Predicting 6 Unexpected Heroes of the 2012 MLB Playoff Races
The September playoff push is right around the corner, as this season's stretch run promises to be a good one with 16 teams legitimately still in contention and two extra playoff spots up for grabs.
This is the time of year when teams lean on their superstar players and those guys truly earn their multi-million dollar contracts.
However, this is also the time when role players have a chance to make themselves household names by coming through when it matters most.
No one expected anything from Dan Johnson last season and he hit one of the biggest home runs in the final game of the year with two outs in the bottom of the ninth, forcing extra innings and setting the Rays up to walk off into the postseason.
While moments like that are impossible to predict, here is a look at six players who could be the unexpected heroes of this season's playoff race.
DH Luke Scott, Tampa Bay Rays
The Rays have been on fire since the return of third baseman Evan Longoria, as they are once again very much in the playoff picture in the American League.
Their offense has scuffled all season, and while the Longoria return captured headlines, and rightfully so, the team also got DH Luke Scott back earlier this week.
Scott has just 244 at bats on the season, but is still one of just five Rays with double-digit long balls (12) to go along with 45 RBI. His .225 batting average is unimpressive, but he is one of the few players on the team with legitimate power and is someone capable of going on a tear.
SP Francisco Liriano, Chicago White Sox
The White Sox were in on Zack Greinke at the deadline, but wound up settling for Twins left-hander Francisco Liriano.
He's made five starts since coming to Chicago, and while he was rocked by the A's in one of those starts, he's posted two wins and a 2.70 ERA over his other four starts and has looked great at times.
With Chris Sale entering uncharted territory on innings thrown, Liriano could emerge as the team's ace down the stretch and find himself pitching in some huge games as the White Sox work to capture the AL Central title.
LF Gary Brown, San Francisco Giants
Brown announced himself as a top prospect in his first full pro season last year, as he hit .336 with 14 HR, 80 RBI, 115 R and 53 SB at High Single-A.
With the recent suspension of Melky Cabrera, the Giants are in need of a short-term solution in left, and that may very well be Brown who has held his own in Double-A this season.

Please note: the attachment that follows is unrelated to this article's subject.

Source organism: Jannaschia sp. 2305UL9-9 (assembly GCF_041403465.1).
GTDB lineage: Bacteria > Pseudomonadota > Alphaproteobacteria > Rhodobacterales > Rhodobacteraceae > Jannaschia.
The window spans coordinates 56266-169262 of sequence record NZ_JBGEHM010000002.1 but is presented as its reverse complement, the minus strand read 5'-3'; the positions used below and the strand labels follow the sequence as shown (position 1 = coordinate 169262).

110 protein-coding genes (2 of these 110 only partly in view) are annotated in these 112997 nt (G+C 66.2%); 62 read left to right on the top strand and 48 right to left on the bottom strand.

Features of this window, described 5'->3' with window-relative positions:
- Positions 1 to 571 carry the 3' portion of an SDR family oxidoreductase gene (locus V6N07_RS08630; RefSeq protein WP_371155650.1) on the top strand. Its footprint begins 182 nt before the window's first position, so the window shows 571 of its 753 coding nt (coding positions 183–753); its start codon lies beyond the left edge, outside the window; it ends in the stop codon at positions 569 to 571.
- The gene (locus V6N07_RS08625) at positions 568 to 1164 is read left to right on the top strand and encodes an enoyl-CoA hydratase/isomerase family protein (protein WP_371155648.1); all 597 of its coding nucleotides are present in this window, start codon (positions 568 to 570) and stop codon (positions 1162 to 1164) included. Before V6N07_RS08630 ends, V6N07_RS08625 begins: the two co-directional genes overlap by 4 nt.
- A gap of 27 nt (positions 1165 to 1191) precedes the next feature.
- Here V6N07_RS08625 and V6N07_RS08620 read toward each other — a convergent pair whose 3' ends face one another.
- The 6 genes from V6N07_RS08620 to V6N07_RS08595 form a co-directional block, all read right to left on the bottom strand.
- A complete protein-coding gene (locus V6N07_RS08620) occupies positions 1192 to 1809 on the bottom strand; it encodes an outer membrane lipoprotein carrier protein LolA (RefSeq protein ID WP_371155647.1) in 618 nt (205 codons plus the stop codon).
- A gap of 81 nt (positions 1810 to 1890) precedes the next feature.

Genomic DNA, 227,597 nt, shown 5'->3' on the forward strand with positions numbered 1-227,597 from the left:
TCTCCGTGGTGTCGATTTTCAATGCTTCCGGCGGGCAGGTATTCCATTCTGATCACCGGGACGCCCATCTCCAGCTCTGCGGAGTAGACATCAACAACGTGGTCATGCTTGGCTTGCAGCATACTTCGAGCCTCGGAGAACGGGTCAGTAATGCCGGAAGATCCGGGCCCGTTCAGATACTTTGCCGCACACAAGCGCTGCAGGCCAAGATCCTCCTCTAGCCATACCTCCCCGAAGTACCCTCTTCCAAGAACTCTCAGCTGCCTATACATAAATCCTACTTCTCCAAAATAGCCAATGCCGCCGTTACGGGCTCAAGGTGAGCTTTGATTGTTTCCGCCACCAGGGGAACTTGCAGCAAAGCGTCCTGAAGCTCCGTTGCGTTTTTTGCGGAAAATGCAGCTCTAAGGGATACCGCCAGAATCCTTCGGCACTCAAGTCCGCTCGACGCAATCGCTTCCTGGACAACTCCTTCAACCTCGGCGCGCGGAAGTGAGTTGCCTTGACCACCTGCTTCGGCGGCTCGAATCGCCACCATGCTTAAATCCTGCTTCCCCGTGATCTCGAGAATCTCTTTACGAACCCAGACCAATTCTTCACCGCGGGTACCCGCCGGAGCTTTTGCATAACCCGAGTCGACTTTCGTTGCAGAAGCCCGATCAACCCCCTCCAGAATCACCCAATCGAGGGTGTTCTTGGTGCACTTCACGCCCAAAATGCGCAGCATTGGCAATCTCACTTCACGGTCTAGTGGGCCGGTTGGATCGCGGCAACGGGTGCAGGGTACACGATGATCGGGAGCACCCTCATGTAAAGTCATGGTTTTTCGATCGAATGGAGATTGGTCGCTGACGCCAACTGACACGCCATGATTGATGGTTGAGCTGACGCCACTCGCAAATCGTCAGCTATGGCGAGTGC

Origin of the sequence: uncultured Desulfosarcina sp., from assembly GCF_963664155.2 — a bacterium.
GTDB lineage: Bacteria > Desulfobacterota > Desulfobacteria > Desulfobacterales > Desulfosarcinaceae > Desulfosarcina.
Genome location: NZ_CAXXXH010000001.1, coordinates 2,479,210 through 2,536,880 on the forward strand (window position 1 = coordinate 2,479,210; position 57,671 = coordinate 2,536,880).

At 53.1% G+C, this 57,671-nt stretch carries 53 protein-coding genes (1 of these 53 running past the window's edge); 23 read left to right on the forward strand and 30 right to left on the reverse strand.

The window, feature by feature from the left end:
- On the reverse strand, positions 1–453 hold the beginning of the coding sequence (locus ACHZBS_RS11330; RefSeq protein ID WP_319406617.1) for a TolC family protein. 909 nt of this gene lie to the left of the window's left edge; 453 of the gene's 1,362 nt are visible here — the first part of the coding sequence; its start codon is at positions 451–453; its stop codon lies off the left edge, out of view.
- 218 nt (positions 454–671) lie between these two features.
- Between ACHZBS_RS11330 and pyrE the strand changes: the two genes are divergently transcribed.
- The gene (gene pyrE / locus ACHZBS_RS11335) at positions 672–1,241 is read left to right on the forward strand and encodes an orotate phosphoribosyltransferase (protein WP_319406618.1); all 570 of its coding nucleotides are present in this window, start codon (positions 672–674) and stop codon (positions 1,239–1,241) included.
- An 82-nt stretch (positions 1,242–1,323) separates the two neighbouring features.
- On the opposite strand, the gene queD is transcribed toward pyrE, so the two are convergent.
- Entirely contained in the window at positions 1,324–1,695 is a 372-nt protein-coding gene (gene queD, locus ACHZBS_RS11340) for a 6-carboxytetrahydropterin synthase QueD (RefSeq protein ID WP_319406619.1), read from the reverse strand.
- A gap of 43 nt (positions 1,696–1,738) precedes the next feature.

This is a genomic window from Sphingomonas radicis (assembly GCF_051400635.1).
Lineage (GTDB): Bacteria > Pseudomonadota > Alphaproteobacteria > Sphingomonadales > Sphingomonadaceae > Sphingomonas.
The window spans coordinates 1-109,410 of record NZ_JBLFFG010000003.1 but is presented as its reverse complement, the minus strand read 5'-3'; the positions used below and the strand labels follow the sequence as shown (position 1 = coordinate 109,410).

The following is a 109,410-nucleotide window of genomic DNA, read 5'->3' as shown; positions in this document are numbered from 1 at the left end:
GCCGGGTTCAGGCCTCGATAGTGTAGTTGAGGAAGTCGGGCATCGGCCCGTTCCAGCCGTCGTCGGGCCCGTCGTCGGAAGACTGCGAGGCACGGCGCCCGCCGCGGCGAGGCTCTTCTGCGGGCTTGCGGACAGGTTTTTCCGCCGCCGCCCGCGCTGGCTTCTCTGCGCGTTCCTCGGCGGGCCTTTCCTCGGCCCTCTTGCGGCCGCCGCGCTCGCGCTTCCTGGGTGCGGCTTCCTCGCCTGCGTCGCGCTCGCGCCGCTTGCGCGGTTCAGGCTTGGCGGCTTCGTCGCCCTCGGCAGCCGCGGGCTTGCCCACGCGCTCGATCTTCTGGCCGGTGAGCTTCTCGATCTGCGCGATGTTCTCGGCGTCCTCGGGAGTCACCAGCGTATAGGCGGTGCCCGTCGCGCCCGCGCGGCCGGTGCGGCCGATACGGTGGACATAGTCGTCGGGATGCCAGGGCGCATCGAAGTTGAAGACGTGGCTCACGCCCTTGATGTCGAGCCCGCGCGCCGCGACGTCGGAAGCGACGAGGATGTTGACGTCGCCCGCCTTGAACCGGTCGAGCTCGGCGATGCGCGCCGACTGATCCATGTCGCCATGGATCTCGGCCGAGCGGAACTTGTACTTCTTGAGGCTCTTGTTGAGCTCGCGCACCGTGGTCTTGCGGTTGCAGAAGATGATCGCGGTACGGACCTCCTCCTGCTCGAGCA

A center fielder his entire pro career, Brown has not-so-coincidentally been seeing time in left field since Cabrera was suspended (h/t SF Bay), and it could be only a matter of time before he's in the big league lineup and making an impact.
SP James McDonald, Pittsburgh Pirates
Through his first 14 starts, McDonald was a bona fide Cy Young candidate as he went 6-3 with a 2.19 ERA and 10 quality starts.
He's scuffled since then though, and while his 5-2 record is still solid, his 5.88 ERA is more indicative of how he's pitched.
He looked good in his last time out, throwing six scoreless innings and allowing just two hits in a win against a good Cardinals team, and that could be what he needs to return to form as he will be counted on for some big starts down the stretch.
3B/DH Eric Chavez, New York Yankees
The Yankees have dealt with injuries all season, and among them has been the loss of third baseman Alex Rodriguez to a fractured left hand.
While the team acquired Casey McGehee from the Pirates to provide depth, most of the third base duties have fallen to veteran Eric Chavez.
Since Rodriguez went down on July 24, Chavez has batted .370 with five home runs, 12 RBI and posted a 1.128 OPS. If he can keep it up, he will play a major role in the team's stretch run even when Rodriguez returns.
SP John Lannan, Washington Nationals
Lannan may be the single most important September call-up in all of baseball, as he will be asked to step into Stephen Strasburg's rotation spot once he is shut down for the season.
Not many teams have the luxury of someone like Lannan waiting in Triple-A for his chance, as he ended up being the odd man out in the Nationals' rotation this season despite a 10-13 record and 3.70 ERA last year.
He's 2-0 with a 3.46 ERA in two big league starts this season, and in 22 Triple-A starts he's gone 7-11 with a 4.89 ERA. While those numbers aren't overly impressive, the 27-year-old has enjoyed success at the big league level in the past, and he'll be looking to boost his stock heading into his final season of arbitration.